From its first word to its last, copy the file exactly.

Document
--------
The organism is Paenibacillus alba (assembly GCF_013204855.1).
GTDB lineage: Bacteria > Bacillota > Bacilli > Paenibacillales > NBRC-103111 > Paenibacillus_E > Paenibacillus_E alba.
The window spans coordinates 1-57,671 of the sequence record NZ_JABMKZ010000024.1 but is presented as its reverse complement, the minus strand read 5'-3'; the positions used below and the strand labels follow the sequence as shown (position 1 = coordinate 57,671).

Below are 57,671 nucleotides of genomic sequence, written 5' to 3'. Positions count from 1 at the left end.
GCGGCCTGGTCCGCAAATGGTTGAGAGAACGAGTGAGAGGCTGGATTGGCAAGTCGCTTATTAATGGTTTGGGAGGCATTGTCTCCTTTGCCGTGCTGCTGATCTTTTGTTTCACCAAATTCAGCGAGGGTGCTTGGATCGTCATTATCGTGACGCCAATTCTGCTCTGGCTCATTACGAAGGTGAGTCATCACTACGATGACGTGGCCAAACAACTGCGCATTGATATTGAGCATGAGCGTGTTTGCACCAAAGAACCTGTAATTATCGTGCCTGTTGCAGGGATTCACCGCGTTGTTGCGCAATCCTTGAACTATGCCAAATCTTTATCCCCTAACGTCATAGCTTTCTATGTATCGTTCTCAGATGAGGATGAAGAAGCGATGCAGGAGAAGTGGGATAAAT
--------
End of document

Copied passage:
The organism is Paenibacillus alba (assembly GCF_013204855.1).
GTDB lineage: Bacteria > Bacillota > Bacilli > Paenibacillales > NBRC-103111 > Paenibacillus_E > Paenibacillus_E alba.
The window spans coordinates 1-57,671 of the sequence record NZ_JABMKZ010000024.1 but is presented as its reverse complement, the minus strand read 5'-3'; the positions used below and the strand labels follow the sequence as shown (position 1 = coordinate 57,671).

Below are 57,671 nucleotides of genomic sequence, written 5' to 3'. Positions count from 1 at the left end.
GCGGCCTGGTCCGCAAATGGTTGAGAGAACGAGTGAGAGGCTGGATTGGCAAGTCGCTTATTAATGGTTTGGGAGGCATTGTCTCCTTTGCCGTGCTGCTGATCTTTTGTTTCACCAAATTCAGCGAGGGTGCTTGGATCGTCATTATCGTGACGCCAATTCTGCTCTGGCTCATTACGAAGGTGAGTCATCACTACGATGACGTGGCCAAACAACTGCGCATTGATATTGAGCATGAGCGTGTTTGCACCAAAGAACCTGTAATTATCGTGCCTGTTGCAGGGATTCACCGCGTTGTTGCGCAATCCTTGAACTATGCCAAATCTTTATCCCCTAACGTCATAGCTTTCTATGTATCGTTCTCAGATGAGGATGAAGAAGCGATGCAGGAGAAGTGGGATAAAT